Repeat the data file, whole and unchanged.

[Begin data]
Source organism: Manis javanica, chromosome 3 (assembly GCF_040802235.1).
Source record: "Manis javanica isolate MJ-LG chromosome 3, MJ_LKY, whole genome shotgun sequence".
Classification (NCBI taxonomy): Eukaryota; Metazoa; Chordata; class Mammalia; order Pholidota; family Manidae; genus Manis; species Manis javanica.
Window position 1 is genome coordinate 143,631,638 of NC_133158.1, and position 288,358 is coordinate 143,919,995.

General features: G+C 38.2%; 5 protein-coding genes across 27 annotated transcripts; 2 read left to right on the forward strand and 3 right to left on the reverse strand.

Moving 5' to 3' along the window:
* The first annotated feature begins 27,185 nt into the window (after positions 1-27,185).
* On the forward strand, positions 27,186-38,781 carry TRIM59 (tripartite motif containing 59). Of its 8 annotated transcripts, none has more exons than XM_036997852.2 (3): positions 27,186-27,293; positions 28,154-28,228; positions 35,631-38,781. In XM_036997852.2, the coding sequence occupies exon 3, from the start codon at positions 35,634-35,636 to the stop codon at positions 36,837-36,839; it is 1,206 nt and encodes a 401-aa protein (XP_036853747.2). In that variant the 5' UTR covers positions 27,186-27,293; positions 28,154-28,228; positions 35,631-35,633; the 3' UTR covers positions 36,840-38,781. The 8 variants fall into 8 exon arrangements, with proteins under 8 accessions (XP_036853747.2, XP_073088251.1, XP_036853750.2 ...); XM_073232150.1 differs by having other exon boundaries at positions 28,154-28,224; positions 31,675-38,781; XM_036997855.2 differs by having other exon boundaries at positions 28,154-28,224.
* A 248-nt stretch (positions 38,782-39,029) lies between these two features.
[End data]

Source organism: Manis javanica, chromosome 3 (assembly GCF_040802235.1).
Source record: "Manis javanica isolate MJ-LG chromosome 3, MJ_LKY, whole genome shotgun sequence".
Classification (NCBI taxonomy): Eukaryota; Metazoa; Chordata; class Mammalia; order Pholidota; family Manidae; genus Manis; species Manis javanica.
Window position 1 is genome coordinate 143,631,638 of NC_133158.1, and position 288,358 is coordinate 143,919,995.

General features: G+C 38.2%; 5 protein-coding genes across 27 annotated transcripts; 2 read left to right on the forward strand and 3 right to left on the reverse strand.

Moving 5' to 3' along the window:
* The first annotated feature begins 27,185 nt into the window (after positions 1-27,185).
* On the forward strand, positions 27,186-38,781 carry TRIM59 (tripartite motif containing 59). Of its 8 annotated transcripts, none has more exons than XM_036997852.2 (3): positions 27,186-27,293; positions 28,154-28,228; positions 35,631-38,781. In XM_036997852.2, the coding sequence occupies exon 3, from the start codon at positions 35,634-35,636 to the stop codon at positions 36,837-36,839; it is 1,206 nt and encodes a 401-aa protein (XP_036853747.2). In that variant the 5' UTR covers positions 27,186-27,293; positions 28,154-28,228; positions 35,631-35,633; the 3' UTR covers positions 36,840-38,781. The 8 variants fall into 8 exon arrangements, with proteins under 8 accessions (XP_036853747.2, XP_073088251.1, XP_036853750.2 ...); XM_073232150.1 differs by having other exon boundaries at positions 28,154-28,224; positions 31,675-38,781; XM_036997855.2 differs by having other exon boundaries at positions 28,154-28,224.
* A 248-nt stretch (positions 38,782-39,029) lies between these two features.